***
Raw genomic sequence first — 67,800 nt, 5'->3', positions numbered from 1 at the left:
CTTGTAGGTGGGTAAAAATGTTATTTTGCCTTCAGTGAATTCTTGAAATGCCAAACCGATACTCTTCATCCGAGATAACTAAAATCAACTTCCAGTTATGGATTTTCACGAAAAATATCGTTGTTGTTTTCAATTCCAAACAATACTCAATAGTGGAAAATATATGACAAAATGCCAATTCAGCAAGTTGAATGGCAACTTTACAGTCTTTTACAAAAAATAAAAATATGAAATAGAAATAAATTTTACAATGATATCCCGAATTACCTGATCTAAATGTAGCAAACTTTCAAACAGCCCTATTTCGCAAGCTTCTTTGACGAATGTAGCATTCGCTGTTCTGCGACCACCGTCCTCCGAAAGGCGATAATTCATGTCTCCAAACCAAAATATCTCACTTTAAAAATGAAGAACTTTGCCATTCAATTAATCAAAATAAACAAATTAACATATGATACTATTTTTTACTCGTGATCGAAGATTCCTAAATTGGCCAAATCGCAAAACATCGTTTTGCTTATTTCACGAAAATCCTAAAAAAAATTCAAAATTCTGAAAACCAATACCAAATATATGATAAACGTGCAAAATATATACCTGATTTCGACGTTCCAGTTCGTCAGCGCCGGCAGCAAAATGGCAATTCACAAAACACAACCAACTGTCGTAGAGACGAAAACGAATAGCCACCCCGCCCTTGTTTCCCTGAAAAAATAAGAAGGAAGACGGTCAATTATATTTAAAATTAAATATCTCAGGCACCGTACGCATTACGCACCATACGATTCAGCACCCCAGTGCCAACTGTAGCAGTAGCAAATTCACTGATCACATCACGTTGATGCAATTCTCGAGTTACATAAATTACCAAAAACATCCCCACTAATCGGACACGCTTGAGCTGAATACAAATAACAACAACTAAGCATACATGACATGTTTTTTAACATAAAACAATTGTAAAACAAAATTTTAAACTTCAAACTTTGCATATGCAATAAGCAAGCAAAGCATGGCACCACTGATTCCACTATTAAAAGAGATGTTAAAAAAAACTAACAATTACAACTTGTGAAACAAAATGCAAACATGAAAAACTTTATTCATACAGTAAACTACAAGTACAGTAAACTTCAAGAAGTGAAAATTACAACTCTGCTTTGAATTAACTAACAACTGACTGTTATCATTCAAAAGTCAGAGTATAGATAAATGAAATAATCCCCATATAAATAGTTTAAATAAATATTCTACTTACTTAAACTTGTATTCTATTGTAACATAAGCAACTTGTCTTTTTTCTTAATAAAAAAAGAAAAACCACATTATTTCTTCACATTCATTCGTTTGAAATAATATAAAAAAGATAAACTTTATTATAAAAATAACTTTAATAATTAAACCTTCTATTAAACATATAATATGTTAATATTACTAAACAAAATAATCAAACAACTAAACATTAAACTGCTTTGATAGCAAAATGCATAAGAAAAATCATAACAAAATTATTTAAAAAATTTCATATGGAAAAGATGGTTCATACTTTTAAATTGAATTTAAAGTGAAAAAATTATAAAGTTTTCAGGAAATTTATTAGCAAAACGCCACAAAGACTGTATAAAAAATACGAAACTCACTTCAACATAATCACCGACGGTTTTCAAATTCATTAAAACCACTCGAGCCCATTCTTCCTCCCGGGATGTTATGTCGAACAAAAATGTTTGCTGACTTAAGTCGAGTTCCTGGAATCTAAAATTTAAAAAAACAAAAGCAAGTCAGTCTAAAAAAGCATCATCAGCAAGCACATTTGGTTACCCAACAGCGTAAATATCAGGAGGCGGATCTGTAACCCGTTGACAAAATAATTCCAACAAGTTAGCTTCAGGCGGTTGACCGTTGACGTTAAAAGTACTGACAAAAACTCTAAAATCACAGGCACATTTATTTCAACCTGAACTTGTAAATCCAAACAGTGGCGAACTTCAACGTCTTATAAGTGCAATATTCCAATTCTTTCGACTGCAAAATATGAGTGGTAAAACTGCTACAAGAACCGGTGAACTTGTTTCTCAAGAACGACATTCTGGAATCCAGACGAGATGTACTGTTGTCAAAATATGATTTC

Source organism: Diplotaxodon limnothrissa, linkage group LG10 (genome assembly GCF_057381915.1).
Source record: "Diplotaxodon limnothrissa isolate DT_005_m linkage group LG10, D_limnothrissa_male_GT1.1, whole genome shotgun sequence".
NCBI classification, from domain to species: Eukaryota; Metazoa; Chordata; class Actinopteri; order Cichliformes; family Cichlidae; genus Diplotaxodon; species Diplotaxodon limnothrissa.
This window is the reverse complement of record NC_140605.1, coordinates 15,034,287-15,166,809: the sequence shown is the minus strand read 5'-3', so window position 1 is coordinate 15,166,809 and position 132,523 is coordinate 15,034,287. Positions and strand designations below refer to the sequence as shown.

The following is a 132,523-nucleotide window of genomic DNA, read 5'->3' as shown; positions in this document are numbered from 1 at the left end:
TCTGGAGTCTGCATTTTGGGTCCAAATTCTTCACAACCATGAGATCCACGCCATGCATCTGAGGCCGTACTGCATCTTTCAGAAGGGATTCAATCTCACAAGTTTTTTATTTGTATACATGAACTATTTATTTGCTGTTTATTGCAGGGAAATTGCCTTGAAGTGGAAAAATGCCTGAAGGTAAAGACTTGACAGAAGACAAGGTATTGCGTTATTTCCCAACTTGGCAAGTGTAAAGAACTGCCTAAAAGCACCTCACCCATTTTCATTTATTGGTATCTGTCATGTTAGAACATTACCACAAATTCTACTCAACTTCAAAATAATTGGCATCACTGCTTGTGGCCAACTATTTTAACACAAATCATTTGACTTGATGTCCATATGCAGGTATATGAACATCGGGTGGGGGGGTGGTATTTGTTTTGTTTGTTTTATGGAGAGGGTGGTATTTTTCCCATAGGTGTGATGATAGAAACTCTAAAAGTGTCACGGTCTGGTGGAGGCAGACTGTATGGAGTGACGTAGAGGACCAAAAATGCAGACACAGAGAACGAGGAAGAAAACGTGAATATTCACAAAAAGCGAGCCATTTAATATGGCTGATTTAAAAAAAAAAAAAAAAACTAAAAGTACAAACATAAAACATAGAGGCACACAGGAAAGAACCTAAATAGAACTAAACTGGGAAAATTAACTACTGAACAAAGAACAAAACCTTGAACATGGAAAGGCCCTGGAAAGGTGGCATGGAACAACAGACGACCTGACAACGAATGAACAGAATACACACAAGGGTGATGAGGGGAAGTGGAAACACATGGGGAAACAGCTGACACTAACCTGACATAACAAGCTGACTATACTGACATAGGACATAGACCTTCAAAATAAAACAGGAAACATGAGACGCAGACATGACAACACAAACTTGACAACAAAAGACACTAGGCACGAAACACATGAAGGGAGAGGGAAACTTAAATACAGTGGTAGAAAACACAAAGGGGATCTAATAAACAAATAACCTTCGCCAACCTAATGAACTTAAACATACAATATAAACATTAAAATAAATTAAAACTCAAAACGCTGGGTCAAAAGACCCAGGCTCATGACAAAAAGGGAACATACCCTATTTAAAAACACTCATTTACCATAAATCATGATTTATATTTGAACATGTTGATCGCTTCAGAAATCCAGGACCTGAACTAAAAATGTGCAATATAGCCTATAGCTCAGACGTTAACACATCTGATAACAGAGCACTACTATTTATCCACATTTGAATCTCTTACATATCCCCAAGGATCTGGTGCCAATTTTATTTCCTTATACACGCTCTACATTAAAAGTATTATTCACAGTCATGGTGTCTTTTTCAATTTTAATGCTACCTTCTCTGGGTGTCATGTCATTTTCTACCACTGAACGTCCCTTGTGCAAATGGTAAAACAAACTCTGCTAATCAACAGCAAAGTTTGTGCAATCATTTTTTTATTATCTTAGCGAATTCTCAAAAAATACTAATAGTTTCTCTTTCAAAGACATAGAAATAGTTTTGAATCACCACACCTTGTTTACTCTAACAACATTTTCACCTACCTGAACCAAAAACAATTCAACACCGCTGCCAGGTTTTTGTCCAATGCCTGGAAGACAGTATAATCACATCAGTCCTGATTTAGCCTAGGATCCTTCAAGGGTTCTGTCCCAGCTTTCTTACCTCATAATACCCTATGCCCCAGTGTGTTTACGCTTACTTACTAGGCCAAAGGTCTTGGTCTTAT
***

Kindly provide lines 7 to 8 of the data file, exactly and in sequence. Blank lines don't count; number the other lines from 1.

The following is a 132,523-nucleotide window of genomic DNA, read 5'->3' as shown; positions in this document are numbered from 1 at the left end:
TCTGGAGTCTGCATTTTGGGTCCAAATTCTTCACAACCATGAGATCCACGCCATGCATCTGAGGCCGTACTGCATCTTTCAGAAGGGATTCAATCTCACAAGTTTTTTATTTGTATACATGAACTATTTATTTGCTGTTTATTGCAGGGAAATTGCCTTGAAGTGGAAAAATGCCTGAAGGTAAAGACTTGACAGAAGACAAGGTATTGCGTTATTTCCCAACTTGGCAAGTGTAAAGAACTGCCTAAAAGCACCTCACCCATTTTCATTTATTGGTATCTGTCATGTTAGAACATTACCACAAATTCTACTCAACTTCAAAATAATTGGCATCACTGCTTGTGGCCAACTATTTTAACACAAATCATTTGACTTGATGTCCATATGCAGGTATATGAACATCGGGTGGGGGGGTGGTATTTGTTTTGTTTGTTTTATGGAGAGGGTGGTATTTTTCCCATAGGTGTGATGATAGAAACTCTAAAAGTGTCACGGTCTGGTGGAGGCAGACTGTATGGAGTGACGTAGAGGACCAAAAATGCAGACACAGAGAACGAGGAAGAAAACGTGAATATTCACAAAAAGCGAGCCATTTAATATGGCTGATTTAAAAAAAAAAAAAAAAACTAAAAGTACAAACATAAAACATAGAGGCACACAGGAAAGAACCTAAATAGAACTAAACTGGGAAAATTAACTACTGAACAAAGAACAAAACCTTGAACATGGAAAGGCCCTGGAAAGGTGGCATGGAACAACAGACGACCTGACAACGAATGAACAGAATACACACAAGGGTGATGAGGGGAAGTGGAAACACATGGGGAAACAGCTGACACTAACCTGACATAACAAGCTGACTATACTGACATAGGACATAGACCTTCAAAATAAAACAGGAAACATGAGACGCAGACATGACAACACAAACTTGACAACAAAAGACACTAGGCACGAAACACATGAAGGGAGAGGGAAACTTAAATACAGTGGTAGAAAACACAAAGGGGATCTAATAAACAAATAACCTTCGCCAACCTAATGAACTTAAACATACAATATAAACATTAAAATAAATTAAAACTCAAAACGCTGGGTCAAAAGACCCAGGCTCATGACAAAAAGGGAACATACCCTATTTAAAAACACTCATTTACCATAAATCATGATTTATATTTGAACATGTTGATCGCTTCAGAAATCCAGGACCTGAACTAAAAATGTGCAATATAGCCTATAGCTCAGACGTTAACACATCTGATAACAGAGCACTACTATTTATCCACATTTGAATCTCTTACATATCCCCAAGGATCTGGTGCCAATTTTATTTCCTTATACACGCTCTACATTAAAAGTATTATTCACAGTCATGGTGTCTTTTTCAATTTTAATGCTACCTTCTCTGGGTGTCATGTCATTTTCTACCACTGAACGTCCCTTGTGCAAATGGTAAAACAAACTCTGCTAATCAACAGCAAAGTTTGTGCAATCATTTTTTTATTATCTTAGCGAATTCTCAAAAAATACTAATAGTTTCTCTTTCAAAGACATAGAAATAGTTTTGAATCACCACACCTTGTTTACTCTAACAACATTTTCACCTACCTGAACCAAAAACAATTCAACACCGCTGCCAGGTTTTTGTCCAATGCCTGGAAGACAGTATAATCACATCAGTCCTGATTTAGCCTAGGATCCTTCAAGGGTTCTGTCCCAGCTTTCTTACCTCATAATACCCTATGCCCCAGTGTGTTTACGCTTACTTACTAGGCCAAAGGTCTTGGTCTTAT